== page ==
School of Medicine

$6.3 million for center to develop new tracers for PET scans

Robert Gropler, MD, and Janet McGill, MD, both of Washington University School of Medicine in St. Louis, discuss a PET scan. Gropler has received a five-year, $6.3 million grant that will help establish the PET Radiotracer Translation and Resource Center at the university's Mallinckrodt Institute of Radiology. (Photo: Washington University)

Could improve early diagnosis, precision medicine for cancer, atherosclerosis, other diseases

From the WashU Newsroom

PET scans can reveal subtle signs of diseases such as cancer, Alzheimer’s and atherosclerosis not detectable through other imaging tools. The technology holds enormous promise for improving early diagnosis, monitoring the effectiveness of treatment, and tailoring therapy to each individual’s particular needs.

PET scans rely on radioactive compounds, or tracers, to identify signs of disease in the body. Such tracers can be injected, inhaled or swallowed – depending on the organ under study ­– and when they find their target, they show up as bright spots on scans. By reading such scans, researchers can detect indications of disease such as toxic clumps of proteins and clusters of tumor cells.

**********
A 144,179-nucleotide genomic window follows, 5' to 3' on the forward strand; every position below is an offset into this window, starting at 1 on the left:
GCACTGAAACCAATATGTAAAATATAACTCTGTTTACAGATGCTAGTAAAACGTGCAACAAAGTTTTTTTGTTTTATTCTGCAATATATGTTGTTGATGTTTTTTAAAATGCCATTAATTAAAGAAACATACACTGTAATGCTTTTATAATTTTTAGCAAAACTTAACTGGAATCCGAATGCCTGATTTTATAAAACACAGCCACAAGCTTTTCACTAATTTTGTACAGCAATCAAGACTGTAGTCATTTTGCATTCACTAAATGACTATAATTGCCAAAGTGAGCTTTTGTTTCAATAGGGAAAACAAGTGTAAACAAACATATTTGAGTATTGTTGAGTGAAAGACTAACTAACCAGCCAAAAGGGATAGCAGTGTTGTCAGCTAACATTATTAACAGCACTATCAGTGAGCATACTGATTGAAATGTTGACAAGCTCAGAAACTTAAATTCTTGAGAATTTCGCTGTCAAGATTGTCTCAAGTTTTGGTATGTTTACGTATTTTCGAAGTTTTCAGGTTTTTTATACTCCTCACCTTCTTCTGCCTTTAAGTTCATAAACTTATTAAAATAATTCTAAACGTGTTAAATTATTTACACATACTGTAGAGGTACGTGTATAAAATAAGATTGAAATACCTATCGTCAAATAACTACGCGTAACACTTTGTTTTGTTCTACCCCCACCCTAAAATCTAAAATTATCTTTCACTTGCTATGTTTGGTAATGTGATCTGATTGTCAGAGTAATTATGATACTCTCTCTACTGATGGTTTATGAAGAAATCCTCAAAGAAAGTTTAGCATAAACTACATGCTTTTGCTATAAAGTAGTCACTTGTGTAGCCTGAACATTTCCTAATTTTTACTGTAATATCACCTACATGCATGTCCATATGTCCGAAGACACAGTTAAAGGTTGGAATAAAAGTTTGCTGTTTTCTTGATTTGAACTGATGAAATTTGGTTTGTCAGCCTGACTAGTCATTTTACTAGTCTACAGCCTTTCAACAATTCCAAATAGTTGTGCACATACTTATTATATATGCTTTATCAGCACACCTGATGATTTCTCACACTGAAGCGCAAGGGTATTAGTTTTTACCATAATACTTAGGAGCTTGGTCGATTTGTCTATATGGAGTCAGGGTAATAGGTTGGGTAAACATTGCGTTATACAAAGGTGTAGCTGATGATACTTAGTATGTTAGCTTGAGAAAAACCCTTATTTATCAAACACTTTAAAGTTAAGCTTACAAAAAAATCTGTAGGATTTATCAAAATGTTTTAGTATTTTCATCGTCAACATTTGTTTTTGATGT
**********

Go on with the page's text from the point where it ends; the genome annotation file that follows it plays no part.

A few PET-based diagnostics have been approved by the FDA, but experts believe the technology could do so much more – if only there were more people designing and testing new PET tracers. With the help of a five-year, $6.3 million grant from the National Institute of Biomedical Imaging and Bioengineering of the National Institutes of Health (NIH), Robert J. Gropler, MD, a professor of radiology at Washington University School of Medicine in St. Louis, aims to help PET technology reach its potential by expanding the community of PET researchers.

Few research institutions are equipped to design and test new PET tracers. Making the radioactive part of a tracer requires a multimillion-dollar machine called a cyclotron – and shepherding experimental radioactive compounds through the regulatory labyrinth to approval for use in people is an art form in itself. The university’s Mallinckrodt Institute of Radiology (MIR) is one of only a handful of sites nationwide with the expertise and infrastructure needed to generate and evaluate novel PET tracers.

  Read more at The Source.